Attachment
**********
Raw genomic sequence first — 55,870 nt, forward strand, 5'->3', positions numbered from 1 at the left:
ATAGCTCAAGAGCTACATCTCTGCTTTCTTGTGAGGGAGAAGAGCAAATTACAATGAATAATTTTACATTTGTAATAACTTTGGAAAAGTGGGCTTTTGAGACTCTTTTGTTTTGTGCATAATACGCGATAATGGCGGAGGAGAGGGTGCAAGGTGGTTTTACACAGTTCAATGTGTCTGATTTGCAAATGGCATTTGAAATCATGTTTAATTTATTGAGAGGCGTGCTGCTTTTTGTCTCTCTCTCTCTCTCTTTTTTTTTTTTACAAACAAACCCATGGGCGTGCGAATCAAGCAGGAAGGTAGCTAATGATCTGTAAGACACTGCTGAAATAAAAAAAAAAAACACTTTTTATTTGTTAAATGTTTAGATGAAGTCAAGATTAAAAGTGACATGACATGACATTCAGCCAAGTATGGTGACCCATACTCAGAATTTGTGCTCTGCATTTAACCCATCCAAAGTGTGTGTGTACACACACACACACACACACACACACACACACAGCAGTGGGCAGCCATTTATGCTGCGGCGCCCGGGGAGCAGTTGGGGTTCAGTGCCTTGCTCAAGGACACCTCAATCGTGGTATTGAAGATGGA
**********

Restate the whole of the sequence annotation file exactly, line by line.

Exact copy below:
Raw genomic sequence first — 55,870 nt, forward strand, 5'->3', positions numbered from 1 at the left:
ATAGCTCAAGAGCTACATCTCTGCTTTCTTGTGAGGGAGAAGAGCAAATTACAATGAATAATTTTACATTTGTAATAACTTTGGAAAAGTGGGCTTTTGAGACTCTTTTGTTTTGTGCATAATACGCGATAATGGCGGAGGAGAGGGTGCAAGGTGGTTTTACACAGTTCAATGTGTCTGATTTGCAAATGGCATTTGAAATCATGTTTAATTTATTGAGAGGCGTGCTGCTTTTTGTCTCTCTCTCTCTCTCTTTTTTTTTTTTACAAACAAACCCATGGGCGTGCGAATCAAGCAGGAAGGTAGCTAATGATCTGTAAGACACTGCTGAAATAAAAAAAAAAAACACTTTTTATTTGTTAAATGTTTAGATGAAGTCAAGATTAAAAGTGACATGACATGACATTCAGCCAAGTATGGTGACCCATACTCAGAATTTGTGCTCTGCATTTAACCCATCCAAAGTGTGTGTGTACACACACACACACACACACACACACACACACAGCAGTGGGCAGCCATTTATGCTGCGGCGCCCGGGGAGCAGTTGGGGTTCAGTGCCTTGCTCAAGGACACCTCAATCGTGGTATTGAAGATGGA